How Mobile Payments Will Evolve In the Next Several Years

Mobile payments has become a mainstream tech topic in the last couple of years, mirroring the rise of smartphones and application stores. E-commerce is becoming m-commerce. The focus point of the buzz has been the evolution of near-field communications as related to smartphones. The thing is, nobody in the payments industry expects NFC to be a player in mobile payments for years, if ever. In that case, what does the mobile payments ecosystem look like in the short term?
The current mobile payments market centers around several cores: direct carrier billing, mobile wallets, online and offline sales, mobile credit card readers and application stores. During meetings with various mobile payments experts and executives at CTIA last week, the most uttered phrase was: "This is not something I would use to buy a fridge." Where are mobile payments going?

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Social Sharing : Please Steal This Idea

Not long ago, I found myself talking with several clients about a trend I felt would truly impact their business. Social Sharing. There's no brilliance to identifying this as a meaningful trend, we see social sharing everywhere. In the real world and most recently on networks as people not only share what they are doing, but what they are reading, listening to, and even purchasing.
I've made suggestions multiple times to whoever would listen that they should take another look at their Website and integrate social sharing (beyond content and more toward commerce). For example if you are even considering buying a product, you should be able to tell your friends about it. If you booked a vacation or a hotel room with a view—same thing. If you recommend a product or service you should be able to broadcast that across your entire social network (and not just one) directly from the site.

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New Labels On Packaging Include Instructions For Reuse

The Costa Rican project Quehagoconesto.org (meaning “What do I do with this”) has successfully convinced several Central American brands to print ideas for reuse directly on their packaging. Each label has basic instructions for how to repurpose the container, and includes the Quehagoconesto web address. At the site, consumers can find step-by-step instructions, including pictures.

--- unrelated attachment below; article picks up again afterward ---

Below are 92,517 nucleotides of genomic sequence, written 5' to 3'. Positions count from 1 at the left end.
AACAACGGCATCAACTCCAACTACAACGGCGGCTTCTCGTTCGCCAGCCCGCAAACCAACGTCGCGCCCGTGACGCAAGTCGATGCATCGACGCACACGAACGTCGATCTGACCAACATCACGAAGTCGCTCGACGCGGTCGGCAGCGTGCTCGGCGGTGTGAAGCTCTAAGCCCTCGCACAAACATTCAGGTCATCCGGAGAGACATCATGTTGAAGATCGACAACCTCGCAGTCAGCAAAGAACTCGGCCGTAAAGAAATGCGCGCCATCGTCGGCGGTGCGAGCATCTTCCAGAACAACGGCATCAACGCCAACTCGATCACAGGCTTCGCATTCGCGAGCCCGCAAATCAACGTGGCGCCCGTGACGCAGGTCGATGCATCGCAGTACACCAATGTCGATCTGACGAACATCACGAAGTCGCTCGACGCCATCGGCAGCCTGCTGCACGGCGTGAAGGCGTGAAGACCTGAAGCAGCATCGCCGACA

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1/3 of consumers will spend more online than in-store this year

Despite the threat of online fraud, consumers are increasingly getting comfortable shopping online. ThreatMetrix, which provides a platform for preventing online fraud, and the Ponemon Institute, which researches data privacy and security, did some consumer surveys and found that one-third of the respondents said they plan on spending more online than they do in-store this year.
The willingness to shop doesn’t seem to be slowed down by worries about fraud, which are still significant. Almost three-fourths of respondents (72 percent) said they were “very concerned” or “concerned” about being a victim of online fraud, and 84 percent said they felt it was important for online payment services to protect them from fraud. The survey was conducted in August and polled 722 active Internet users.
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Indian fashion site lets US shoppers borrow or buy

Rental options for fashionistas have become increasingly common over the years, and it was just recently that we looked at an example in the world of sunglasses. Now, putting a different niche spin on the concept is Illinois-based Luxemi, which offers Indian fashions for sale or rent to US consumers.

How to make electricals retailing interesting

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Danish advert for electrical retailer Fleggaard, which takes an alternative approach to getting shoppers interested in low-priced washing machines. Be warned before clicking on the link that it’s not for the prudish, but it is a genuine ad.

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Macy’s Partners With Start Up To Find Your Perfect Pair Of Jeans

Macy’s Denim Finder has become the first partner site of start-up True Fit, aiming to solve the problem of finding the right size clothes online. The company asks consumers to fill out a quick three-step profile. This asks questions about which brands and sizes fit them best, the shape of different parts of their body, their height and their weight. This information is then used to work out what products are likely to fit.